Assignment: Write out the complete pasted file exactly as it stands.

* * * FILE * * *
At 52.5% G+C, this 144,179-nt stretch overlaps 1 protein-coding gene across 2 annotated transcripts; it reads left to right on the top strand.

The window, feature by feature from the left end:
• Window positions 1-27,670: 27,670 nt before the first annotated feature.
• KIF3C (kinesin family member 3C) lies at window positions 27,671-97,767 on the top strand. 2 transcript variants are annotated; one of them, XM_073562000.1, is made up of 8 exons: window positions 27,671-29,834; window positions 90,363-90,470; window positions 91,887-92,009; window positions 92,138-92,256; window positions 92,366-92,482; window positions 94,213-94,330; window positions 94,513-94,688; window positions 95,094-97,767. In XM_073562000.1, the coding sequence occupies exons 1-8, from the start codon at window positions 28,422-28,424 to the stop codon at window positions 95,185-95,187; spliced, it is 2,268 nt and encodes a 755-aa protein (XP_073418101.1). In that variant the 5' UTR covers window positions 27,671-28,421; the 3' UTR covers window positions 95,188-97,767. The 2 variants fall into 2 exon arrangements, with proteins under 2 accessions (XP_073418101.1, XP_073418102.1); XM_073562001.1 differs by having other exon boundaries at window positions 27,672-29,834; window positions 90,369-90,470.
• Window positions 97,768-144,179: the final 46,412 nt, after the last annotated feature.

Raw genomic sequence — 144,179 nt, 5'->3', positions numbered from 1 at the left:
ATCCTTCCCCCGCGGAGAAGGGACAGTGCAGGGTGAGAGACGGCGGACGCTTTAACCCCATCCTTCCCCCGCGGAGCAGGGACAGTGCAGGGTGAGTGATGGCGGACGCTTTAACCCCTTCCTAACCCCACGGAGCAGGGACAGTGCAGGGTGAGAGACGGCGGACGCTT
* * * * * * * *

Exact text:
At 52.5% G+C, this 144,179-nt stretch overlaps 1 protein-coding gene across 2 annotated transcripts; it reads left to right on the top strand.

The window, feature by feature from the left end:
• Window positions 1-27,670: 27,670 nt before the first annotated feature.
• KIF3C (kinesin family member 3C) lies at window positions 27,671-97,767 on the top strand. 2 transcript variants are annotated; one of them, XM_073562000.1, is made up of 8 exons: window positions 27,671-29,834; window positions 90,363-90,470; window positions 91,887-92,009; window positions 92,138-92,256; window positions 92,366-92,482; window positions 94,213-94,330; window positions 94,513-94,688; window positions 95,094-97,767. In XM_073562000.1, the coding sequence occupies exons 1-8, from the start codon at window positions 28,422-28,424 to the stop codon at window positions 95,185-95,187; spliced, it is 2,268 nt and encodes a 755-aa protein (XP_073418101.1). In that variant the 5' UTR covers window positions 27,671-28,421; the 3' UTR covers window positions 95,188-97,767. The 2 variants fall into 2 exon arrangements, with proteins under 2 accessions (XP_073418101.1, XP_073418102.1); XM_073562001.1 differs by having other exon boundaries at window positions 27,672-29,834; window positions 90,369-90,470.
• Window positions 97,768-144,179: the final 46,412 nt, after the last annotated feature.

Raw genomic sequence — 144,179 nt, 5'->3', positions numbered from 1 at the left:
ATCCTTCCCCCGCGGAGAAGGGACAGTGCAGGGTGAGAGACGGCGGACGCTTTAACCCCATCCTTCCCCCGCGGAGCAGGGACAGTGCAGGGTGAGTGATGGCGGACGCTTTAACCCCTTCCTAACCCCACGGAGCAGGGACAGTGCAGGGTGAGAGACGGCGGACGCTT